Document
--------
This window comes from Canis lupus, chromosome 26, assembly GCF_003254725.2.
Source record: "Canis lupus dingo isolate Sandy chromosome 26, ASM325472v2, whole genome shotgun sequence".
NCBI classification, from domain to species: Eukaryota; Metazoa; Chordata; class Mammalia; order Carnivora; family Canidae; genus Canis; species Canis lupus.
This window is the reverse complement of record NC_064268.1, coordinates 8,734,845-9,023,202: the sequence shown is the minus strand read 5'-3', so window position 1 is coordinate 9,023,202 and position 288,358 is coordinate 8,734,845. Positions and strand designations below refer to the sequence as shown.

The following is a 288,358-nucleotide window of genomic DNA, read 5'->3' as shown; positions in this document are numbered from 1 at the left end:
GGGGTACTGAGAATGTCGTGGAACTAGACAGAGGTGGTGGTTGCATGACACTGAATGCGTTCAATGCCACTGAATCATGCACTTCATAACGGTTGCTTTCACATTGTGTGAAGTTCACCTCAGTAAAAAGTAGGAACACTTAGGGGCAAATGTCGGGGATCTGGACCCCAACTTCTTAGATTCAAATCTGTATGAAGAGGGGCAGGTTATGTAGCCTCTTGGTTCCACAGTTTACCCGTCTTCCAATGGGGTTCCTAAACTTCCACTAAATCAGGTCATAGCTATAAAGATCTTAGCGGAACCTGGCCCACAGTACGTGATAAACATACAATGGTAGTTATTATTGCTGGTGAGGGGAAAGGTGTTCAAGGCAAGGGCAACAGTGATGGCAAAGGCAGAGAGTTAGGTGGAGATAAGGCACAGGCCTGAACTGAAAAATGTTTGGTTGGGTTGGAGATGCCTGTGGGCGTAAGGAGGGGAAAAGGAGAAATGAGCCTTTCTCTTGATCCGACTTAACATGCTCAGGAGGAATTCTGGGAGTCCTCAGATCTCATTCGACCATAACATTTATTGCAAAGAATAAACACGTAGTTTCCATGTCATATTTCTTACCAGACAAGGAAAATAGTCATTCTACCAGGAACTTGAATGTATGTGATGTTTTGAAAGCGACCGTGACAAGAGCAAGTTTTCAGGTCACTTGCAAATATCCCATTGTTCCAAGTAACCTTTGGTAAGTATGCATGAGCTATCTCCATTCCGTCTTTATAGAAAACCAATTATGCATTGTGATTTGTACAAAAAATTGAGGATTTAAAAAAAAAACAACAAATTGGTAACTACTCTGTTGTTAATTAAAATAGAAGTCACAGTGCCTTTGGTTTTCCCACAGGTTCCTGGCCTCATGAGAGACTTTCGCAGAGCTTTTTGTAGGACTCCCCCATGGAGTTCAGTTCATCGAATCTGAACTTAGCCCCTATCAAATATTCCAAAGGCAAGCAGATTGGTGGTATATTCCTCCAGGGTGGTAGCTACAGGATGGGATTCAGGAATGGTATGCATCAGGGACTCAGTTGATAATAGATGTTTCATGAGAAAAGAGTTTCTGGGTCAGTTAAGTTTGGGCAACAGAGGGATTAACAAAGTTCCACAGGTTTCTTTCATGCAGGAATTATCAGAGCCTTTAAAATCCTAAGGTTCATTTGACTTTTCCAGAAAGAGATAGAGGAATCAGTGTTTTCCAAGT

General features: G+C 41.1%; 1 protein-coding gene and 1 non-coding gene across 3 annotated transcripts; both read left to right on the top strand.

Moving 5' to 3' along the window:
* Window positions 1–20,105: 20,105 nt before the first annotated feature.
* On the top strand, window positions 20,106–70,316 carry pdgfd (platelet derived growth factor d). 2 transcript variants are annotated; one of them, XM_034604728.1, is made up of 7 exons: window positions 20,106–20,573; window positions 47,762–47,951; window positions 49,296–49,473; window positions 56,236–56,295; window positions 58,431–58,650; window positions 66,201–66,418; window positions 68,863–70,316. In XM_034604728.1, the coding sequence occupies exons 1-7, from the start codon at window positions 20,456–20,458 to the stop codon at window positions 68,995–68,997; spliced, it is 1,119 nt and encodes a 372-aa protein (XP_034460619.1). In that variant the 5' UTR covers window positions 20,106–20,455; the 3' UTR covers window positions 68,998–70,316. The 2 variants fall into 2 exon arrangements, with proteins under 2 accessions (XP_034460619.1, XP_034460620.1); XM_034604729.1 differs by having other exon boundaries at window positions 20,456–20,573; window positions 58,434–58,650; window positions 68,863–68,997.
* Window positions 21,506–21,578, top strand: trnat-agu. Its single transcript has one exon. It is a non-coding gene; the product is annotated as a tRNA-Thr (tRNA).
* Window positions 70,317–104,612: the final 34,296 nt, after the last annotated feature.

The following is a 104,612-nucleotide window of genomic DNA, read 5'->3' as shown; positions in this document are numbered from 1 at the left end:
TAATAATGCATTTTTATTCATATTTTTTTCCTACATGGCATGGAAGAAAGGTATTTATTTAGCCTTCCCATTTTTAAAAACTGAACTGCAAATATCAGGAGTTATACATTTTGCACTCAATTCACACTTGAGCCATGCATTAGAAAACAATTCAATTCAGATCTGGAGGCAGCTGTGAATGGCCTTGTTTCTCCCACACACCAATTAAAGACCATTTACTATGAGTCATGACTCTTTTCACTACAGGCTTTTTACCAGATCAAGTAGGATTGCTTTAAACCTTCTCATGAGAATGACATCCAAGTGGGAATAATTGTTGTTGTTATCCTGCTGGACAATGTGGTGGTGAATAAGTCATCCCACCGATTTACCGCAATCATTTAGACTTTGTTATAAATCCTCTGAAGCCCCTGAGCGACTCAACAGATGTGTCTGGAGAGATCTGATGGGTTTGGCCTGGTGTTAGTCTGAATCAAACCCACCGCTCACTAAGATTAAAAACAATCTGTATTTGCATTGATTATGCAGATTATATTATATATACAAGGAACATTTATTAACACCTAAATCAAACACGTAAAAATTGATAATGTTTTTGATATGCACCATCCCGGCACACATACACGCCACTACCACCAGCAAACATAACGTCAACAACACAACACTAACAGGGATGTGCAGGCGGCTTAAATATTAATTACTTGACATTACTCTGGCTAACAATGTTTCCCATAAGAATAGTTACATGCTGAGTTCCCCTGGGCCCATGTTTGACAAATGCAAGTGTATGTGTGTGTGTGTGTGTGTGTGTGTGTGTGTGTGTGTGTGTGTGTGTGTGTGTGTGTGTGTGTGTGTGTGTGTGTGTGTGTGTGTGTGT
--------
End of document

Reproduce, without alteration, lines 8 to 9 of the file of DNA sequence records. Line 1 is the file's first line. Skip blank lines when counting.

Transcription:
Moving 5' to 3' along the window:
* Window positions 1–20,105: 20,105 nt before the first annotated feature.